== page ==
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by Keyword: Ovariectomy


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Torres, M., Martinez-Garcia, M. A., Campos-Rodriguez, F., Gozal, D., Montserrat, J. M., Navajas, D., Farré, R., Almendros, I., (2020). Lung cancer aggressiveness in an intermittent hypoxia murine model of postmenopausal sleep apnea Menopause 27, (6), 706-713

Objective: Intermittent hypoxia (IH)—a hallmark of obstructive sleep apnea (OSA)—enhances lung cancer progression in mice via altered host immune responses that are also age and sex-dependent. However, the interactions of menopause with IH on tumor malignant properties remain unexplored. Here, we aimed to investigate lung cancer outcomes in the context of ovariectomy (OVX)-induced menopause in a murine model of OSA. Methods: Thirty-four female mice (C57BL/6, 12-week-old) were subjected to bilateral OVX or to Sham intervention. Six months after surgery, mice were pre-exposed to either IH or room air (RA) for 2 weeks. Then, 105 lung carcinoma (LLC1) cells were injected subcutaneously in the left flank, with IH or RA exposures continued for 4 weeks. Tumor weight, tumor invasion, and spontaneous lung metastases were assessed. Tumor-associated macrophages (TAMs) were isolated and subjected to flow cytometry polarity evaluation along with assessment of TAMs modulation of LLC1 proliferation in vitro. To determine the effect of IH and OVX on each experimental variable, a two-way analysis of variance was performed. Results: IH and OVX promoted a similar increase in tumor growth (2-fold; P = 0.05 and 1.74-fold; P < 0.05, respectively), and OVX-IH further increased it. Regarding lung metastasis, the concurrence of OVX in mice exposed to IH enhanced the number of metastases (23.7 ± 8.0) in comparison to those without OVX (7.9 ± 2.8; P < 0.05). The pro-tumoral phenotype of TAMS, assessed as M2/M1 ratio, was increased in OVX (0.06 ± 0.01; P < 0.01) and IH (0.06 ± 0.01; P < 0.01) compared with sham/RA conditions (0.14 ± 0.03). The co-culture of TAMS with naive LLC1 cells enhanced their proliferation only under IH. Conclusion: In female mice, both the IH that is characteristically present in OSA and OVX as a menopause model emerge as independent contributors that promote lung cancer aggressiveness and seemingly operate through alterations in the host immune response.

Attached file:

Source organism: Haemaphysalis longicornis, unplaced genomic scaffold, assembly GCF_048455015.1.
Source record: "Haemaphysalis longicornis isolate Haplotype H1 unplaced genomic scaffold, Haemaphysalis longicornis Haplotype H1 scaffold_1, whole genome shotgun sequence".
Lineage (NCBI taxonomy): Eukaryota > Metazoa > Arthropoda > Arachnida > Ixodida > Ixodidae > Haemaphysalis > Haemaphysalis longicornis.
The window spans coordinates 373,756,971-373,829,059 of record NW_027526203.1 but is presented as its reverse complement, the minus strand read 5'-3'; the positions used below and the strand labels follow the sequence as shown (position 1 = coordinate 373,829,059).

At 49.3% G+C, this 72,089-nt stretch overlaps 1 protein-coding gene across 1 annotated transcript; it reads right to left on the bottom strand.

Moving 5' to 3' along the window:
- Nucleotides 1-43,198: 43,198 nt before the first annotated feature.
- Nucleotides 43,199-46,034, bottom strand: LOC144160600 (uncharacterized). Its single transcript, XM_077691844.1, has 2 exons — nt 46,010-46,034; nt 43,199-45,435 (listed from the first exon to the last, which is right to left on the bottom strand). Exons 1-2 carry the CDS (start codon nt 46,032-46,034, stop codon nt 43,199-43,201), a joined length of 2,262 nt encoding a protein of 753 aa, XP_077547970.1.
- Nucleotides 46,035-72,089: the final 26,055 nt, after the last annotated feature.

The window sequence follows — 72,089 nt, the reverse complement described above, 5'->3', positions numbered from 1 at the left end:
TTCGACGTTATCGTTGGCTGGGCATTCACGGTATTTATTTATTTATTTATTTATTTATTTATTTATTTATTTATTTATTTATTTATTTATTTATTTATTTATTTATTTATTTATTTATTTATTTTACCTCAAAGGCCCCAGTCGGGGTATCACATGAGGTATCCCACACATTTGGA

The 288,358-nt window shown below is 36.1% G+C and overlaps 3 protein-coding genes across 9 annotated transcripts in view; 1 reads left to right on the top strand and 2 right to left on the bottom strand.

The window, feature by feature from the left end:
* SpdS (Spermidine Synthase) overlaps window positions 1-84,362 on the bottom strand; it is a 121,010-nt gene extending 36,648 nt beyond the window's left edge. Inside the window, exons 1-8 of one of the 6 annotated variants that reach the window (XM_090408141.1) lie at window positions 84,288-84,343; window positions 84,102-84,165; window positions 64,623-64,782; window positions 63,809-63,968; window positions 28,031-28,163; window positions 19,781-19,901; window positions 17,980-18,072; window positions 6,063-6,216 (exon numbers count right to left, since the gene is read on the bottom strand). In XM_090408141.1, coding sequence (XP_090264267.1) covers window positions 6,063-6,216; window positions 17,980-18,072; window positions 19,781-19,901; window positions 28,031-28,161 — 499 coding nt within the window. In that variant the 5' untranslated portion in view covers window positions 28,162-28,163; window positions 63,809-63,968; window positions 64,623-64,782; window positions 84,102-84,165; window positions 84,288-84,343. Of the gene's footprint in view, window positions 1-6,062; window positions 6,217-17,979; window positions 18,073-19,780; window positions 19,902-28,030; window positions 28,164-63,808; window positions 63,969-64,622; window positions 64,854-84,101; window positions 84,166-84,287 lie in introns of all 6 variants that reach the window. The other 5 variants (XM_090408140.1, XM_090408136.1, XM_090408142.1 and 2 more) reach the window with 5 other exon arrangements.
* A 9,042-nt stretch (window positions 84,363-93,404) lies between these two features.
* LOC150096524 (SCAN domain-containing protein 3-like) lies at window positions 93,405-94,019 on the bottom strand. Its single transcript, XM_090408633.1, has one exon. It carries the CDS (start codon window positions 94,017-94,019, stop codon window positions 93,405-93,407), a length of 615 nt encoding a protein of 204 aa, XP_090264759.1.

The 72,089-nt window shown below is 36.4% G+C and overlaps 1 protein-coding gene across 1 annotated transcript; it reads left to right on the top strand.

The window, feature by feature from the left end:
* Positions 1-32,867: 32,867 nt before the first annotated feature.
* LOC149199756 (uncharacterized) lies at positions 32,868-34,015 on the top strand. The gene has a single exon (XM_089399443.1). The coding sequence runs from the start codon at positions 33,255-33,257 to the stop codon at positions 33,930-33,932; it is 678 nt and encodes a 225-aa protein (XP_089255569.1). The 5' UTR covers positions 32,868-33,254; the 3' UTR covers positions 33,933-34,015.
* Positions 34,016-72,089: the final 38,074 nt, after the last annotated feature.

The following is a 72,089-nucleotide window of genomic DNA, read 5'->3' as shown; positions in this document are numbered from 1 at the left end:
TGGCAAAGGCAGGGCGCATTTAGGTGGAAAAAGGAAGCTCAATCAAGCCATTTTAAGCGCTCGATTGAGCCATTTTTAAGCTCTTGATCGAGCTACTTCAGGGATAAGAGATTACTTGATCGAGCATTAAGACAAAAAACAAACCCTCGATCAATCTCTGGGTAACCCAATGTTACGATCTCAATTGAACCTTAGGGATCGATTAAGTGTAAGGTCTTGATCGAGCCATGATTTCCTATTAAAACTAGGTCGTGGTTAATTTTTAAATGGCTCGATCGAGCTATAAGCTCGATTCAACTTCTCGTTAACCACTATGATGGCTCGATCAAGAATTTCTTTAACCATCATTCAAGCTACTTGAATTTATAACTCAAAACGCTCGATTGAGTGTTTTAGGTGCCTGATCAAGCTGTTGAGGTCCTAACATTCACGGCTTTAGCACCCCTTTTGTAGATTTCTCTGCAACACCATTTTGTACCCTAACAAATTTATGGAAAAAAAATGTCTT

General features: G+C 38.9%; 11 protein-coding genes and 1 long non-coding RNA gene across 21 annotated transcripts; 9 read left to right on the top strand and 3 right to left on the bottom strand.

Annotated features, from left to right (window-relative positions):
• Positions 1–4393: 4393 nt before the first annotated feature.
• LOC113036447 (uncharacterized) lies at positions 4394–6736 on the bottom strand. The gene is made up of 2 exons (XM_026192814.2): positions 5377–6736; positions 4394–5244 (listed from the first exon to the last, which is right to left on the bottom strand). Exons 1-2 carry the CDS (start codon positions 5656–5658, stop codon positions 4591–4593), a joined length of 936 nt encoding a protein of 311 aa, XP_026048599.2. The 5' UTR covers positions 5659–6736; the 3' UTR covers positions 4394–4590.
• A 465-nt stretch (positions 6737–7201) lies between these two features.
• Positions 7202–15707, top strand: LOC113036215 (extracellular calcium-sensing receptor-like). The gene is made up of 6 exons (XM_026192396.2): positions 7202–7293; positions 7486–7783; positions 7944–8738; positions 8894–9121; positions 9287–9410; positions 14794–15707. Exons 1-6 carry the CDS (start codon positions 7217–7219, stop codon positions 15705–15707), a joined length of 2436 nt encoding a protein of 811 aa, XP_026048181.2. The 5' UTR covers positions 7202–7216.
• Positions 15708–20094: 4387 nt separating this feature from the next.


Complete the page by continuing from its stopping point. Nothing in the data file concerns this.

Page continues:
Keywords: Animal models, Cancer progression, Intermittent hypoxia, Menopause, Obstructive sleep apnea, Ovariectomy


Farré, N., Jorba, I., Torres, M., Falcones, B., Martí-Almor, J., Farré, R., Almendros, I., Navajas, D., (2018). Passive stiffness of left ventricular myocardial tissue is reduced by ovariectomy in a post-menopause mouse model Frontiers in Physiology 9, Article 1545

Background: Heart failure (HF) – a very prevalent disease with high morbidity and mortality – usually presents with diastolic dysfunction. Although post-menopause women are at increased risk of HF and diastolic dysfunction, poor attention has been paid to clinically and experimentally investigate this group of patients. Specifically, whether myocardial stiffness is affected by menopause is unknown. Aim: To investigate whether loss of female sexual hormones modifies the Young’s modulus (E) of left ventricular (LV) myocardial tissue in a mouse model of menopause induced by ovariectomy (OVX). Methods: After 6 months of bilateral OVX, eight mice were sacrificed, fresh LV myocardial strips were prepared (∼8 × 1 × 1 mm), and their passive stress–stretch relationship was measured. E was computed by exponential fitting of the stress–stretch relationship. Subsequently, to assess the relative role of cellular and extracellular matrix components in determining OVX-induced changes in E, the tissues strips were decellularized and subjected to the same stretching protocol to measure E. A control group of eight sham-OVX mice was simultaneously studied. Results: E (kPa; m ± SE) in OVX mice was ∼twofold lower than in controls (11.7 ± 1.8 and 22.1 ± 4.4, respectively; p < 0.05). No significant difference between groups was found in E of the decellularized tissue (31.4 ± 12.05 and 40.9 ± 11.5, respectively; p = 0.58). Conclusion: Loss of female sexual hormones in an OVX model induces a reduction in the passive stiffness of myocardial tissue, suggesting that active relaxation should play a counterbalancing role in diastolic dysfunction in post-menopausal women with HF.

Keywords: Decellularized tissue, Female hormones, Heart tissue, Ovariectomy, Stress-strain